There are a million reasons we should never leave the house. Between shootings, bombings and terrorist threats, it seems like those doomsday preppers might actually be on to something. And along with those very real threats is another common fear for many: plane crashes.
For me, that fear came true.
On Dec. 22, 2010, I received that middle-of-the-night phone call you never want to get. "Jordi," the strange voice said. "Your father's plane crashed and he's dead."
My father wasn't on a major airline doomed because of faulty equipment, a mentally ill pilot or any other reasons cited in the news lately. He was alone, piloting his own prop plane on his way to work in upstate New York when he encountered some bad weather just a handful of miles from the landing strip.
That split-second tragedy was followed by days and months of overwhelming grief, sadness and loneliness. They were also filled with anger. I was angry that not only was my dad ripped away from me, but my love for traveling — with all its beauty and adventure — also seemed to evaporate.
I was lucky growing up; my father took my family all over the world exposing us to new cultures and experiences along the way. The excitement I felt while waiting at the airport to board was something I eagerly welcomed and quickly began to crave as I grew older.
My father and I could spend hours daydreaming about where we wanted to go next and what we wanted to see in our lifetime. But, when his life was cut short, my dreams were shattered. That passion and craving that had been deep inside me were gone. How could traveling ever be fun and inspiring again?
Five months after the accident, an assignment at work came up that would require flying to Fiji. Fear crept in at the thought of traveling halfway around the world by myself so soon after my dad's accident. Everything in my body screamed "No! Don't do it."
But then a glimmer of Jordi B.C. (before crash) popped up. "I wonder what Fiji looks like," I thought to myself. "It's supposed to be stunning." Before my logical brain could quash that itty-bitty spark, I accepted the assignment, and a couple of days later I was on a 17-hour flight.
Stepping on that plane, I was filled with anxiety and uncertainty. What if I freaked out during takeoff? What if I broke down in tears? I relied on my years of traveling experience and went through the motions that I once knew so well. The fear didn't let me sleep much, but once we finally landed and I took my first steps on a white sand beach at sunrise, I was overcome with a sense of peace and calm.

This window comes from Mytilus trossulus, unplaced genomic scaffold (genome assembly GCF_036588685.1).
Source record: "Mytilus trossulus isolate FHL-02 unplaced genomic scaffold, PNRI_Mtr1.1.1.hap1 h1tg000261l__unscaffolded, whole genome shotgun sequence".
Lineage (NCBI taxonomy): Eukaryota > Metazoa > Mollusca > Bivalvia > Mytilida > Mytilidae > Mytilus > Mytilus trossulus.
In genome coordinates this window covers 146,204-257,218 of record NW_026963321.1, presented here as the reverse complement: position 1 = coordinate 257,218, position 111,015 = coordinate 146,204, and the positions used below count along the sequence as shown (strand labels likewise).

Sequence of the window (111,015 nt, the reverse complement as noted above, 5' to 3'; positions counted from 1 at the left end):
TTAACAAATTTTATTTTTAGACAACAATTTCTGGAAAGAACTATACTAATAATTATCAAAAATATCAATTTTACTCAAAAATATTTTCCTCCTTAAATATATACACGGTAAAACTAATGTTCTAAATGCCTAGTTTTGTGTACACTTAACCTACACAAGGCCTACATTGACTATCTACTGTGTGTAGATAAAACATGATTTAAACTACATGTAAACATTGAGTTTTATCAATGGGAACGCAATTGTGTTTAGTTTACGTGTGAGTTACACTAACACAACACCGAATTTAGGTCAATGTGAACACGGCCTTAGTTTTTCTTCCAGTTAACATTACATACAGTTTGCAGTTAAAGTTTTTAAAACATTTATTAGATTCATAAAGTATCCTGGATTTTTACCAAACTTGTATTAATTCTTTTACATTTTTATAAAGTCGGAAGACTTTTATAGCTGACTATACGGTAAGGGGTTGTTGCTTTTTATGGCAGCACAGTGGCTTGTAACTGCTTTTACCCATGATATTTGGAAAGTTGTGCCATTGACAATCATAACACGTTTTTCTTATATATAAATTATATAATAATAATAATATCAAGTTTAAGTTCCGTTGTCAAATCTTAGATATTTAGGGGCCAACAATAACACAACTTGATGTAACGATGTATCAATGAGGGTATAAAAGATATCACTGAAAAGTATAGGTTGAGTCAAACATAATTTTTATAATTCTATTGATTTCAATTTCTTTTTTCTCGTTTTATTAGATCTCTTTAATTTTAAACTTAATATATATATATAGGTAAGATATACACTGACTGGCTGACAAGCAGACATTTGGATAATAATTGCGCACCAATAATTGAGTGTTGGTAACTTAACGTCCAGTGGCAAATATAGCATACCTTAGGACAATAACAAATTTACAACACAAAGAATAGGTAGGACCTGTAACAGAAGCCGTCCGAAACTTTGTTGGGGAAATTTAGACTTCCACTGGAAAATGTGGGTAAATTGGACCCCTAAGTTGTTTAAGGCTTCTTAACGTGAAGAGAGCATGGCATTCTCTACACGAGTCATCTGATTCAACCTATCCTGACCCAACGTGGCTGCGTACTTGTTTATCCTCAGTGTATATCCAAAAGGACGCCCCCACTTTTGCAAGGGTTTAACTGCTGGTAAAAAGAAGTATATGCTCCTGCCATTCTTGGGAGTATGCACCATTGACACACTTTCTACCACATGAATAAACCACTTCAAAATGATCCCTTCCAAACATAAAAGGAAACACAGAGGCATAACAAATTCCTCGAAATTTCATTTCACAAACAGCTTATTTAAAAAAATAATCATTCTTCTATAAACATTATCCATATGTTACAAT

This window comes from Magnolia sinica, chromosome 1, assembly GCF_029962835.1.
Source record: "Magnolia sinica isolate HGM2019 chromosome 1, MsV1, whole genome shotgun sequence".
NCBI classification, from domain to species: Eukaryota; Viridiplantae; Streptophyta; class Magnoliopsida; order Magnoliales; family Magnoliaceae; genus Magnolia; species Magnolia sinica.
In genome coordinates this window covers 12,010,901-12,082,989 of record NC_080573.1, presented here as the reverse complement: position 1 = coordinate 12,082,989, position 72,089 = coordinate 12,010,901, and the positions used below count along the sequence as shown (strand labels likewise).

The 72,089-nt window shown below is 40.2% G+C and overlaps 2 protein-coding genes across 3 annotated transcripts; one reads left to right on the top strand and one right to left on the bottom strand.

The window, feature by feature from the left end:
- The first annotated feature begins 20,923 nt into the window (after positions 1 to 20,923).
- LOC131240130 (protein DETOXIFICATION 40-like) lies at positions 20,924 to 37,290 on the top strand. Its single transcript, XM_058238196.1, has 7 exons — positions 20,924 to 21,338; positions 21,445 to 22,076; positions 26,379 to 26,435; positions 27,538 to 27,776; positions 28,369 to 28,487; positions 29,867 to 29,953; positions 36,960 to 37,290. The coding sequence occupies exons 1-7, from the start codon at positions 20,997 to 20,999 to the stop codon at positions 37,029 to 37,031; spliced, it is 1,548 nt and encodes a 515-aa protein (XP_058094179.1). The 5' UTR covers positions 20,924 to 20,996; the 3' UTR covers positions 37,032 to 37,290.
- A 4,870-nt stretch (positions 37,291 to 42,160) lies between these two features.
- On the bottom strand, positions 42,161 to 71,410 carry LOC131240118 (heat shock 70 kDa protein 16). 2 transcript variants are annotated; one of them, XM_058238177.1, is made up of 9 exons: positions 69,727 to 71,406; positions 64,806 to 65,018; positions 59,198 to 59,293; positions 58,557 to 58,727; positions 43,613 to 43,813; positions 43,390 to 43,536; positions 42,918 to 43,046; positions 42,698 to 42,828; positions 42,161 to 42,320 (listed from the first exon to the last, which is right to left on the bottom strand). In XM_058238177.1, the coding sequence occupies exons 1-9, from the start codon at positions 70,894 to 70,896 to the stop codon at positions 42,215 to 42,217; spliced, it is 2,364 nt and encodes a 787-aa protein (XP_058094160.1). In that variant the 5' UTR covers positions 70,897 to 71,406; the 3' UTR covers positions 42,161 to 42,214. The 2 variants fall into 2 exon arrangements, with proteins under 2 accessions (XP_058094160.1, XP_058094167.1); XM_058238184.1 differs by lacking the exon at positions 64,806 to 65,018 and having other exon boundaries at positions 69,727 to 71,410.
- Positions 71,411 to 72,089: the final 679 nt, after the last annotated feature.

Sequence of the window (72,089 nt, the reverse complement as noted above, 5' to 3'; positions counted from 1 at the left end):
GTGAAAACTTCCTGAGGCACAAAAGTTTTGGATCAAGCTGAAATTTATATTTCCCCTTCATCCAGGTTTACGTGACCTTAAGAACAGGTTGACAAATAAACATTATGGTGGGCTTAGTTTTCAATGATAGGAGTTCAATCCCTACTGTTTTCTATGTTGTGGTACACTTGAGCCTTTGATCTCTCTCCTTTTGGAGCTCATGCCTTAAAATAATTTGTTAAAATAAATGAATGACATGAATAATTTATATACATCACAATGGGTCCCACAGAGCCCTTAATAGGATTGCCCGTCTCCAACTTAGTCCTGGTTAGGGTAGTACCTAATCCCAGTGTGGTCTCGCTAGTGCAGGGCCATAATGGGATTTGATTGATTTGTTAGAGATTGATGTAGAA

There's a cliche about how you have to climb the mountain before you can see the view from the top. But for me, that saying turned out to be true.
I faced my fears and went through those uncomfortable feelings that, at the time, I probably would've preferred to avoid. The payoff in the end was seeing a beautiful part of the world I had never been to before. My horizon changed.
Now, just over five years after my father's accident, I have traveled more than I ever have in my whole life. I've been to Sweden, Norway, Mexico, Nicaragua, Turks and Caicos, Switzerland, France, Japan, Ireland, the Caribbean, Thailand and all over the United States. And just a couple of weeks ago I went on my honeymoon to Tanzania and the Netherlands, and actually flew home Dec. 22, the exact anniversary of my dad's death.
As I sat on the plane looking out at the clouds, I remembered that initial fear I felt when I was asked to go to Fiji, and how far I had come. That hunger for travel I once shared with my dad was not only back, but stronger than ever.
With each new trip, I moved one step closer to coming out of my haze of grief and opening my eyes to the beauty around me, just waiting to be explored.
I never felt my father's presence was at his gravesite, but rather in birds on the islands I visited, the breeze at the top of the Matterhorn, the warmth of the sun in the middle of the Serengeti, and, most of all, in me.
I find myself whipping out my Fodor's guide on street corners just like he used to, and wandering down alleys to find those hidden spots not in the guidebook. It might sound silly, but I now feel as if it's my mission to see the world so when we meet again I can tell him everything he couldn't see through his own eyes.
Against all odds, this personal tragedy of mine transformed me into someone who has found utter joy in the very thing that led to my utter despair.
But with all of the horrible things happening in our world today, I don't blame a single person for living in fear. All I can hope for as we head into 2016 is that we don't let horrible moments dictate our lives, and learn that being uncomfortable and feeling pain means a change is coming.
A change for the better.